Site hosted by Build your free website today!

A review of Avalon Hill's PLATOON


One of the simplest to learn and quickest to play wargames to come from the Avalon Hill line is "Platoon", based on the movie of the same name. Platoon comes with one page of quick-start rules that is supplemented by a "battle manual" that adds a few optional rules, scenarios and historical notes.

The map has of two mounted halves that fit together in the middle. Different scenarios call for using various numbered hexes. The map is fairly basic, featuring mostly jungle and clearings. There are also several roads/paths paths that run through the mapboard.

The hexes are larger than most wargames because of the pieces. The pieces for the game are generic NVA soldiers and counters which represent the US characters from the movie. Unit counters are placed in stands much like those used for generals in Avalon Hill's "We the People." However, the units are NOT doublesided and face only their controlling player (revealing themselves only when shooting) This creates a fog of war similar to Columbia's block-based games, or perhaps something akin to that in "Stratego." In addition to the soldier units there are group counters, which further the fog of war by representing a group of units located within a hex. There are also bunker and foxhole counters which help provide cover.Other included counters are North Vietnamese booby traps and U.S. claymore mines.

Earlier we said this game was quite simple and I say it again, if only for emphasis. This game is rated at level 2 complexity, but a level 1 rating may be closer to the mark. The one-page rule sheet is well-organized and most of the rules and instructions are quite clear. Confusion is quickly eliminated by a closer look at the examples of play provided in the short battle manual.

Iniative (which player gets to take an action) is randomized by tossing a set number of chits which represent each side (varies by scenario) into a cup and drawing them one at a time in a random manner. In the most basic scenario, one side gets 4 actions to a turn and the other gets 5. When a NVA chit is drawn the NVA player gets to perform an action for one hex. This could be a group action if a commander is present in the hex with the group, but sometimes it is best to only take one action from that group so that an opponent does not recognize a group is present there. However, staying in groups with a leader present can provide a strong offensive advantage.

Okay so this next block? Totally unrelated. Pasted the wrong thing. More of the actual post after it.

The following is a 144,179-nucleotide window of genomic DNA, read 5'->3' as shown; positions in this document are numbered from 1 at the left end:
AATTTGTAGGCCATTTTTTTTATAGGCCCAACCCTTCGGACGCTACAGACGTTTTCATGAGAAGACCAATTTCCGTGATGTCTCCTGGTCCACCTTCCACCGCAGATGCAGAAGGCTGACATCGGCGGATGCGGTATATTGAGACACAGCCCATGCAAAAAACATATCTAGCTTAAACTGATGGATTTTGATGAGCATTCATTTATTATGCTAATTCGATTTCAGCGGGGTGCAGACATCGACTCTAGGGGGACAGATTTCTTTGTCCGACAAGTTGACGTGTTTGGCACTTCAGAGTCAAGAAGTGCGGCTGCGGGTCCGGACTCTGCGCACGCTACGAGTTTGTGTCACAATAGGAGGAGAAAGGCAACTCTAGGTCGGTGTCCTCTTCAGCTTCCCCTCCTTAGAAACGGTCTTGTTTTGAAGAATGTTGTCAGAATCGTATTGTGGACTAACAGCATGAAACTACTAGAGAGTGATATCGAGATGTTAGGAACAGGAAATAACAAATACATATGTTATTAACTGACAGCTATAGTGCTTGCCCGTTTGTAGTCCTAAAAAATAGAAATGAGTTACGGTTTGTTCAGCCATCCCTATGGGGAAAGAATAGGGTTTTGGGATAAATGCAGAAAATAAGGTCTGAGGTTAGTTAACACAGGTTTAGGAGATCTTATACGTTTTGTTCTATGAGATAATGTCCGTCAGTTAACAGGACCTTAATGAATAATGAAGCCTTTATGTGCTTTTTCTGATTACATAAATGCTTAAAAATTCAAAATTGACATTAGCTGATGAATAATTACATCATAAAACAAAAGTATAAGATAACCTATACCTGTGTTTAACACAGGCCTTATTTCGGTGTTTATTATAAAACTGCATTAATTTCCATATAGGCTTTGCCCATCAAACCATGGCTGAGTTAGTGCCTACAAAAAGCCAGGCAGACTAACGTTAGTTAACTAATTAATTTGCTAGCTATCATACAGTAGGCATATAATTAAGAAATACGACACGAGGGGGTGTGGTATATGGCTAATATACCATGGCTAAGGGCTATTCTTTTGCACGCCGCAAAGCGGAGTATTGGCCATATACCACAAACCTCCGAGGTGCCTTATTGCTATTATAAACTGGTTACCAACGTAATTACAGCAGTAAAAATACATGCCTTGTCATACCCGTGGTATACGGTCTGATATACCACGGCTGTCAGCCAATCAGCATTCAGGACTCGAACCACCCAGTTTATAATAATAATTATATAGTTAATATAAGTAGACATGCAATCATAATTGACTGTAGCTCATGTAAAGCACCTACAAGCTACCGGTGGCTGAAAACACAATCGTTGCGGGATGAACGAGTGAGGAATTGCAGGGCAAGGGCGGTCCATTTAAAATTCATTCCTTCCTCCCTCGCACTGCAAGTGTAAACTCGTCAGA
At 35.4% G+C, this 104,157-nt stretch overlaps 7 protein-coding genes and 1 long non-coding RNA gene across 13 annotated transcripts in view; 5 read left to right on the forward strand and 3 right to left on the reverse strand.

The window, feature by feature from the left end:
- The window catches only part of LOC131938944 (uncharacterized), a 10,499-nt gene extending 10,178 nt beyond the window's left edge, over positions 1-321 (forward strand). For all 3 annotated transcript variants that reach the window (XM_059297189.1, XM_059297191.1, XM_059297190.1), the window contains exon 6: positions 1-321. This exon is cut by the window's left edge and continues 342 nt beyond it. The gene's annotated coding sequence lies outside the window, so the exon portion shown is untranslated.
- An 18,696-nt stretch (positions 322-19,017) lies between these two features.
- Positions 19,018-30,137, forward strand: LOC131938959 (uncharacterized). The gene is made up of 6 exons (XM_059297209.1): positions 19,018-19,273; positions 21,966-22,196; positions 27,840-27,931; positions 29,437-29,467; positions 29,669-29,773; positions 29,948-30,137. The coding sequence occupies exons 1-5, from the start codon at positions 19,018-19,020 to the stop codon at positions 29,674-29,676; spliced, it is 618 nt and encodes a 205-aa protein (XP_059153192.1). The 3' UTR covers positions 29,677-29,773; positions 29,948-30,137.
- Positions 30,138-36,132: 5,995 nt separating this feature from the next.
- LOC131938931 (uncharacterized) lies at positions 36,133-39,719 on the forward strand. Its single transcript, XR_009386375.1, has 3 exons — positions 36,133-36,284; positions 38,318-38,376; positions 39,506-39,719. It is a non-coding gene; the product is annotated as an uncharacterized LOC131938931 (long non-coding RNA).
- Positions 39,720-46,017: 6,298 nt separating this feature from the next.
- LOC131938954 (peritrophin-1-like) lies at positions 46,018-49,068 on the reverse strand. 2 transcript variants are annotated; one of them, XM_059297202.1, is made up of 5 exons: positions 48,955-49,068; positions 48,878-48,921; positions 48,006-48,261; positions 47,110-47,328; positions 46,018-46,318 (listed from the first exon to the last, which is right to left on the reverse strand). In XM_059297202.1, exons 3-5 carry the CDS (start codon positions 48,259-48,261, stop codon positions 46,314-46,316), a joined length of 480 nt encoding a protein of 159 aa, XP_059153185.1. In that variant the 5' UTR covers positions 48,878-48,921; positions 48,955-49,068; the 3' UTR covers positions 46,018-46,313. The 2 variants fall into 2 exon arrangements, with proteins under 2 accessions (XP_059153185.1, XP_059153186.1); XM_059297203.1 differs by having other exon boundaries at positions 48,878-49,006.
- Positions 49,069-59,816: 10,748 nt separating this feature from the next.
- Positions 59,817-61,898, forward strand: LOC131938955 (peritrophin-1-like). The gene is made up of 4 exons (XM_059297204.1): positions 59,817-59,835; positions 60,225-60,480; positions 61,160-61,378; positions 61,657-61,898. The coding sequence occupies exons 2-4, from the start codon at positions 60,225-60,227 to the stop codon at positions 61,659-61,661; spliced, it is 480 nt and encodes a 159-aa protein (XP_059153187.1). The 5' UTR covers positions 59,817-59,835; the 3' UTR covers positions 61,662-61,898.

Combat is resolved using 10-sided dice. The attacker adds a bonus to the roll based on the shooter's skill level and the defender adds defensive bonus that is based on terrain or cover. If by comparison the attacker's adjusted number is 1-4 greater than the target's, then the target is pinned and can not take any further action or move during that turn turn. If the adjusted value of the attacker's die roll is 5 or greater than the defenders then the target is eliminated, providing victory points.

Units also can toss grenades into adjacent hexes (which can have deadly results if a group is present as each unit present must roll) melees, cut wire, and if a leader and radioman is present, units can even call for artillery fire. Yes, there is a even a possibility for friendly artillery fire to eliminate your own units.

Platoon may turn out to be a bit too simplistic for some players. I doubt that fans of Squad Leader will be overly impressed. However, I believe it accomplishes its goal of faithfully recreating some of the feel of jungle warfare that was portrayed in its silver-screen namesake. Further, it provides players for a "fix" for their wargame addiction without taking an entire evening or even afternoon away. I found the game a pleasure to play and it fit a niche for me.

Respectfully submitted,

David "the preacher" Wilson